What’s next? The US public will continue to grow more interested in organic foods, eating more healthfully, sustainable farming traditions and local markets. I look forward to helping address these trends. I also believe we are in the eye of the storm regarding the public’s respect and interest in the cooking crafts: canning, bread making and others. There is an improved consciousness and community interest in eating together with friends and family. I believe families will follow the recommendations of recent research that recommends a family sit-down meal at least once a week.



Kevin Blair

Managing Director, Grille 401, Piñon Grill,
Brimstone Woodfire Grill, www.grille401.com

Kevin Blair has over 20 years of experience in the restaurant and hospitality industry, holding numerous roles over the years that range from food service and logistics to real estate selection and human resources. In 2007, he co-founded the Rainmaker Restaurant Group with business partner Jeffrey R. Anderson and opened Brimstone Woodfire Grill in Pembroke Pines. They went on to launch the successful Piñon Grill in Boca Raton, known for a menu that plays with a variety of flavors. Most recently, the group has opened Grille 401 on Las Olas Boulevard in Fort Lauderdale, where diners enjoy an innovative menu of freshly made, in-house dishes featuring fresh and locally sourced ingredients.

How do you feel that you have influenced culinary trends and/or the dining experience here? We focus on freshly prepared foods that do not compromise on quality and proper preparation and presentation. We love South Florida and want to continue to increase our role and presence in this market. We love the fresh and local culinary concept and are determined to bring more of that to the South Florida market.

What is your culinary ethos? Fresh product, fresh storage, fresh preparation!

What do you refuse to compromise? I’ve never compromised on quality. I’ve made mistakes, but I’ve never compromised.

What’s next? We are going to continue to methodically build our business and become a culinary foundation in this market.



Master Sommelier
Owner, Virginia Philip Wine Shop & Academy

When Virginia Philip received her accreditation as Master Sommelier, she was only the 10th woman in the world to reach such an achievement. In 2002, she earned the title, “Best Sommelier in the United States.” Fortunately for those of us who reside in South Florida, she is based here. Philip moved to South Florida in 2000 to join the prestigious Breakers resort in Palm Beach as Wine Director. In 2011, she fulfilled a longtime goal of owning her own wine store when she opened the Virginia Philip Wineshop & Academy in West Palm Beach. Philip consults with a variety of restaurants and is active in the annual Palm Beach Food & Wine Festival and is a judge this year in the charity American Fine Wine Competition and Gala (coming up April 4, www.americanfinewinecompetition.org). She has appeared on The Today Show and Food Network and has been featured in a variety of food and wine publications. Not only does her shop sell fine wines, it offers wine education programs sharing her extensive experience and expertise.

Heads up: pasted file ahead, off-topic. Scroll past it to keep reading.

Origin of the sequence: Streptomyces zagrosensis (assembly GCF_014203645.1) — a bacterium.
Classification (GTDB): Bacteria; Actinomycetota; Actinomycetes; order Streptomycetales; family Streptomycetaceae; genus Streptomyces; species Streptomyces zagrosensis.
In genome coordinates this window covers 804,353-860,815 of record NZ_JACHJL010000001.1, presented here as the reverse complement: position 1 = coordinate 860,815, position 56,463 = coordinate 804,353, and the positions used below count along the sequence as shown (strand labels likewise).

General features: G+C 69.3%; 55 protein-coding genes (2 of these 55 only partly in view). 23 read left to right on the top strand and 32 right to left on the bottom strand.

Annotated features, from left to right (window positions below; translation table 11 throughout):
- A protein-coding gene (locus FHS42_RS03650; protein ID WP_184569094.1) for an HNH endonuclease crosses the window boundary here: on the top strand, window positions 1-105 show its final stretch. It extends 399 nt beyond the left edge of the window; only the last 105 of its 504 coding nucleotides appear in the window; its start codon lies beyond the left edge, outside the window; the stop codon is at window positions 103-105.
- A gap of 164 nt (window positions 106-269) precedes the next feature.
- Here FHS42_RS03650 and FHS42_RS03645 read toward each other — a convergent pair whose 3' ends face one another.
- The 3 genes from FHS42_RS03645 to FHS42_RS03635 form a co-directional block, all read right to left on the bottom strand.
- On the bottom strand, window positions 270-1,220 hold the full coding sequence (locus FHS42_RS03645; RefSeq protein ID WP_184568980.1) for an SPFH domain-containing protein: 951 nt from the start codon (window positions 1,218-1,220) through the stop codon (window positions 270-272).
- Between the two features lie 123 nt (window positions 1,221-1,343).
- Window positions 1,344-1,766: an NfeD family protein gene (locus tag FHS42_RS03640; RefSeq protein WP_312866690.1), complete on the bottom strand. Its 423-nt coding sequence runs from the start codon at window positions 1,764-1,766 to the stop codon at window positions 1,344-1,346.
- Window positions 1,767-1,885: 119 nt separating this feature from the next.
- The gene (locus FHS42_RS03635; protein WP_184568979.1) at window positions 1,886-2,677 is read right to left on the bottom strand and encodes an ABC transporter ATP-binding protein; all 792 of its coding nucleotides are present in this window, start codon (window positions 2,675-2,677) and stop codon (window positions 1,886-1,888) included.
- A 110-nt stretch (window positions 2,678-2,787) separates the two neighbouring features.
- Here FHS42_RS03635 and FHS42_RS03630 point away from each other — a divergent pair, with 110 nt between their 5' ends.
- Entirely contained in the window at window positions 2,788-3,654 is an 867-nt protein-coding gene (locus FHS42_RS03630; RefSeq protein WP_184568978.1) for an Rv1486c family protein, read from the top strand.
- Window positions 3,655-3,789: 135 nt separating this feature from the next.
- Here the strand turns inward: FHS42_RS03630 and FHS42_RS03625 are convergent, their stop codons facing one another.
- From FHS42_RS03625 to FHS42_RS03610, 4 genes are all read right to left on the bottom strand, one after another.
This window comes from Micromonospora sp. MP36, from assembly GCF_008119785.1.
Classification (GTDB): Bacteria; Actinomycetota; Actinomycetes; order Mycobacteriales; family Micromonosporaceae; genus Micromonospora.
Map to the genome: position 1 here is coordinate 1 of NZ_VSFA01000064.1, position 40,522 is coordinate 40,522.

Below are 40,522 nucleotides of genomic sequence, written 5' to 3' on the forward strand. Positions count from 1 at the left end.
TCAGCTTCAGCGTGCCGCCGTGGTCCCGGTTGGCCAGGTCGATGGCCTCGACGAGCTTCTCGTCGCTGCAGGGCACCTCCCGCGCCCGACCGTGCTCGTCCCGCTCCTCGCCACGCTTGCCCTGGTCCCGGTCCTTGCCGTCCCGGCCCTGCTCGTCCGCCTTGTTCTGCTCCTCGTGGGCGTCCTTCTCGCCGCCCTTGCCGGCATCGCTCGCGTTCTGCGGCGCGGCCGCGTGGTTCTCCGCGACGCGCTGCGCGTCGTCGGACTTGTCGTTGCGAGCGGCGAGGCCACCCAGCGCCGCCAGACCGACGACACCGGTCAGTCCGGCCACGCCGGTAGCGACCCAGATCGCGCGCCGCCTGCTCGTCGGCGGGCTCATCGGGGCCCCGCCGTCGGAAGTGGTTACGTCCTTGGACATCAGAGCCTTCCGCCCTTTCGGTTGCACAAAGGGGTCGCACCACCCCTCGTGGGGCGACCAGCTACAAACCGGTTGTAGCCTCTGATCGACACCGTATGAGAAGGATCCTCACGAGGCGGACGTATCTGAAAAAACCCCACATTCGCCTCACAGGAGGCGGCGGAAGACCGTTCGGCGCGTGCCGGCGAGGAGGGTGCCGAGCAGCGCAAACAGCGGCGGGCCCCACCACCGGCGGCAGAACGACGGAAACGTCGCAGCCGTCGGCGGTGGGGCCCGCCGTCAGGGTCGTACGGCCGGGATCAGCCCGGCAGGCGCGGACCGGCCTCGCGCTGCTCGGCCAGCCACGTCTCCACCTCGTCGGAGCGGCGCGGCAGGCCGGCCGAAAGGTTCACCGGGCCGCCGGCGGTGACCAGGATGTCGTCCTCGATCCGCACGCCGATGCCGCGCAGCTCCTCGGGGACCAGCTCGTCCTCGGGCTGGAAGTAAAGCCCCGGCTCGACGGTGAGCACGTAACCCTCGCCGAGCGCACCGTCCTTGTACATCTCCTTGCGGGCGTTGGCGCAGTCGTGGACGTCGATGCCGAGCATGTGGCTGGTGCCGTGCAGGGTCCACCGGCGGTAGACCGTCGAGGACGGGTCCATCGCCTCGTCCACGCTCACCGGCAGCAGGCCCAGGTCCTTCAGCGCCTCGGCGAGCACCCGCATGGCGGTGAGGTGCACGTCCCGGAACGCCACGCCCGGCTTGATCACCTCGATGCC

How do you feel you have influenced wine/culinary trends and/or the dining experience here?  Food and wine have become so fascinating and interesting to the American public. When I decided to enter this profession, I was intrigued with the challenge and diversity of the topics involved. Along the way, I have met so many interesting people who have become friends and have visited so many interesting places. My goal became to share that passion with as many people as possible. Through my work at The Breakers, and the objective of my shop, I believe I can touch more people and teach as much as possible to a wider audience.

What is your wine philosophy? Wine tastes and dislikes are linked to the individual. I never try to convince someone to like a wine I like or dislike a wine I don’t like. My approach is simplistic with the desire to not alienate the consumer or guest with too much information or by making them feel their opinion is inconsequential. If someone wants to drink White Zinfandel, then they should be able to do that. I will try to taste them on a sweeter style Riesling however, to educate them, and experience other options they may not be familiar with. I try to approach wine in a very simple way that translates to the client so they walk away feeling like they learned something they can use every day.

What do you refuse to compromise? I refuse to compromise on poorly made wines or wines that have little history but insist upon charging ridiculously high prices.

What are your three favorite varietals? If I had to choose, Meursault and red Burgundy interspaced with a great bottle of Bordeaux always does the trick.

What’s next? The shop is still a work in progress and more and more people find out about us every week. I love the diversity of my work between my role at The Breakers and my shop. The two are within very close proximity of each other (about a mile), so running back and forth between the two excites me and re-energizes me.